Lucas: In Position – University of North Carolina Athletics

By Adam Lucas

Early Sunday evening, you had the very distinct feeling that Hubert Davis could get used to it.

Carolina’s first-year head coach had virtually the entire schedule at home for Sunday night’s NCAA Tournament Draft Viewing Party. He and his wife, Leslie, fed the entire team, coaches and most of their wives, along with many other support staff in the hour before the brackets were revealed.

Once the show started, a distinct sense of nervousness descended on the players. The laughs and jokes died down each time a region’s eight and nine seeds were revealed, proof that all participants were well aware of most of the showings. And after each of the first three regions, there was Hubert Daviscircling around the den, patting a player’s back here, sharing a quick word there.

“It didn’t really hit me until we got to Coach Davis’ house,” said Armand Bacot. “Seeing where all the teams were falling and having to wait to be in the final bracket that was announced made us all anxious.”

Some matchups have had players talking — perhaps none more than Auburn and Jacksonville State in the first round, which might seem unusual until you realize two former Tar Heels will be facing off in this game — but most of the time, it was quiet when the teams were revealed. .

Davis wanted to make sure his team knew it was a party night. “Guys got in position to play in the NCAA Tournament,” he said. “It’s one of the many goals I had for the team at the start of the year, and I’m really proud of them. There have been ups and downs this season. They fought in adversity and have always picked themselves up. I’m happy to be their coach.”

By the time three-quarters of the full bracket had been revealed, the nerves in the room were beginning to turn to excitement. There was no longer any uncertainty – the Tar Heels knew they would be in that last announced region. During the commercial break, players and staff members attempted to replenish the remaining 16 teams on the roster and slot them into the most likely matchups. Their projections were very close.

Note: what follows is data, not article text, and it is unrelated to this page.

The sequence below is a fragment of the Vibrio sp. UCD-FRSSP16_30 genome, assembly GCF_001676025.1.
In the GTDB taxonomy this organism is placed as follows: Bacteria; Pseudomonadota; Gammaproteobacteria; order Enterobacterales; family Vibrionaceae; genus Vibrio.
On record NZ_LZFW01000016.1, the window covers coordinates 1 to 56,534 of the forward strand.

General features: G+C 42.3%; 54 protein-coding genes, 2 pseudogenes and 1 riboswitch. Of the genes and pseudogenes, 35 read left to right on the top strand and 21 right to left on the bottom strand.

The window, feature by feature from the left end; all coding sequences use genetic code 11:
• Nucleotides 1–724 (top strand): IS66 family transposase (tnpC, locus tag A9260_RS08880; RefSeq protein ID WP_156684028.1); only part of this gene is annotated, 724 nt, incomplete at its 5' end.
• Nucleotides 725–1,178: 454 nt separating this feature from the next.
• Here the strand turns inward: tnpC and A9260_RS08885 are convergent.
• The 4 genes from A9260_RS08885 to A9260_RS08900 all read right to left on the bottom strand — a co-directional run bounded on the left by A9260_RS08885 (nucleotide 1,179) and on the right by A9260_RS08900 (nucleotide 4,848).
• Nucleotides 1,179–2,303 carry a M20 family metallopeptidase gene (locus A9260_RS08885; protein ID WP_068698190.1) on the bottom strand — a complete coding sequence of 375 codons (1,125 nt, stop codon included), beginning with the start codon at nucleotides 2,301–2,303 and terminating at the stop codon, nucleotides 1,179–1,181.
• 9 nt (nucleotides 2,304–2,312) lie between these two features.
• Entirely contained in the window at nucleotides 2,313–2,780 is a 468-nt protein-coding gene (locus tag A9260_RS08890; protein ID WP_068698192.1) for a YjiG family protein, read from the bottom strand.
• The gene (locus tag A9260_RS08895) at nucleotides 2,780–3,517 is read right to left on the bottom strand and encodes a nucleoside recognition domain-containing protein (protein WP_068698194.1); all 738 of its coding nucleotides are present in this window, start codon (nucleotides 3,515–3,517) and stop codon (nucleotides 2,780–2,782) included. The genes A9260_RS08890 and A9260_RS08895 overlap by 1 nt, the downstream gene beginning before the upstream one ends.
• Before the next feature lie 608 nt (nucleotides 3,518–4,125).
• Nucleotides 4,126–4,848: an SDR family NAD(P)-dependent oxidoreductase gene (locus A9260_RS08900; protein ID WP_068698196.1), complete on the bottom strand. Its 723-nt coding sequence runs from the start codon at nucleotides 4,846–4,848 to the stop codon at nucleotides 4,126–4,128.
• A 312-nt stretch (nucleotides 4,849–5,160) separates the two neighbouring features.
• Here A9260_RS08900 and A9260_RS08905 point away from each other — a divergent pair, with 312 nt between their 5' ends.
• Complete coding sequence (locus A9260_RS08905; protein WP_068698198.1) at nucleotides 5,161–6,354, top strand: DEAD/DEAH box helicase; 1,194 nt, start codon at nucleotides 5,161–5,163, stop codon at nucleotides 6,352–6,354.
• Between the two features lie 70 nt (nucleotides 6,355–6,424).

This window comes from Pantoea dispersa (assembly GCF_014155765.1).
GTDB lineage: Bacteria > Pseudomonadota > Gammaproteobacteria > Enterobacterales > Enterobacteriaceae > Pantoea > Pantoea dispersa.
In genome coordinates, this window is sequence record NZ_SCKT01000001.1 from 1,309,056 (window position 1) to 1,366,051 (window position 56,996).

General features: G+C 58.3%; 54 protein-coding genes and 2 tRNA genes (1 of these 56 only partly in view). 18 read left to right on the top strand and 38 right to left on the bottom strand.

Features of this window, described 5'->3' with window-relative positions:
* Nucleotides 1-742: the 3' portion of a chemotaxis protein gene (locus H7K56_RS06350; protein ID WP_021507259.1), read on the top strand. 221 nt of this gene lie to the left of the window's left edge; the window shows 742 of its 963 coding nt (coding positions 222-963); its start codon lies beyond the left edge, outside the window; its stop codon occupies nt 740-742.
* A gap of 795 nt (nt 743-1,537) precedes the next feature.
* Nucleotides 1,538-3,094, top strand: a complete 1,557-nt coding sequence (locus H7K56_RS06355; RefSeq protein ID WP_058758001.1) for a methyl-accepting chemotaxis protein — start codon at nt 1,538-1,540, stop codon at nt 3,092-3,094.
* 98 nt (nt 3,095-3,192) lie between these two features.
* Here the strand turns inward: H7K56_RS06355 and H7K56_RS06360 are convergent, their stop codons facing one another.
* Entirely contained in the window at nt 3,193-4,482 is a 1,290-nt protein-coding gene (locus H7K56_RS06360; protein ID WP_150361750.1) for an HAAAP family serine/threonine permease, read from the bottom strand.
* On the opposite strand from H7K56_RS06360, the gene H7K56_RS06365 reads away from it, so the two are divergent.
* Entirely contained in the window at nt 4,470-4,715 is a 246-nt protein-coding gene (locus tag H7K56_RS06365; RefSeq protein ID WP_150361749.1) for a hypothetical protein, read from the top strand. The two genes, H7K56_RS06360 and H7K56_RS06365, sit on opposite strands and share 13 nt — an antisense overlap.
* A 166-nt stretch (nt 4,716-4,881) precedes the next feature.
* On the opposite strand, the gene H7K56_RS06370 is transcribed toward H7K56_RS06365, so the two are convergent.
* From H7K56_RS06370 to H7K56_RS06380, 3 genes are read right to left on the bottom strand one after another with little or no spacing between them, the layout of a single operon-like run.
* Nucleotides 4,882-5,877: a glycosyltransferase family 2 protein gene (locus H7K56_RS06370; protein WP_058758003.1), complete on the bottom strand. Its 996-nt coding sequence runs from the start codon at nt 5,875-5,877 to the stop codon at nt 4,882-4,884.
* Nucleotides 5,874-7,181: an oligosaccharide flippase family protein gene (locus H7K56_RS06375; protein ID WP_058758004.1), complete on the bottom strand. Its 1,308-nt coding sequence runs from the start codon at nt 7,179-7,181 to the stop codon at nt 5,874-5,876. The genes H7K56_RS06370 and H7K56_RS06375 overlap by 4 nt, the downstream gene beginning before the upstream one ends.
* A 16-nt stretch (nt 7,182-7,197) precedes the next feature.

Carolina’s announcement as the eighth seed was met with the loudest cheers in years. The Tar Heels haven’t had a “real” NCAA tournament since 2019, with the 2021 event canceled and the 2021 edition held amid the pandemic. This time the excitement was evident.

“Put yourself in a position to have a shot at achieving your dreams and goals is something to celebrate and something to have fun with,” Davis said. “I’m glad the guys all had a smile on their face. It’s not guaranteed, even in Carolina. What I saw on their faces was exactly what I wanted to see.”

When Davis addressed the team after the full bracket reveal, there was no discussion of the matchup with the nine-seeded Marquette. In many ways, he has an inexperienced team. The only player on the roster who has won an NCAA Tournament game at Carolina is leaky blackwho was on the 2019 team and played exactly three minutes in the last Tar Heel NCAA win, a win over Washington that season in the Round of 16.

“I put a picture of the New Orleans Superdome in all your lockers at the start of the season,” Davis told the team, referring to the venue for this year’s Final Four. “I wanted you to know clearly and definitively where we are going.”

That journey will begin Monday, when the Tar Heels have their first practice since the ACC tournament (Sunday was an NCAA-mandated day off). Late Sunday night, Davis was still smiling.

In many ways, it was his perfect day. His team was one of only 68 still competing for a national championship. Players were loose and comfortable in his home. All of her children were home for a few brief hours, a rare luxury when you have a college-age child. Life is pretty good for Hubert Davisand as hectic as the next few days were, he clearly understood the progress this group had made together.

He wanted them to enjoy it for a few more hours. Then the challenge begins.

“I want them to appreciate where we are and to celebrate having the chance to be part of this tournament,” he said. “Then it’s back to work in terms of preparation and training. They have to understand that’s it. If you don’t play well, you go home. There’s an urgency and a seriousness to this. subject that need to happen. Our program and the guys are in a great position to play their best, and at the end of the day, that’s all you want.”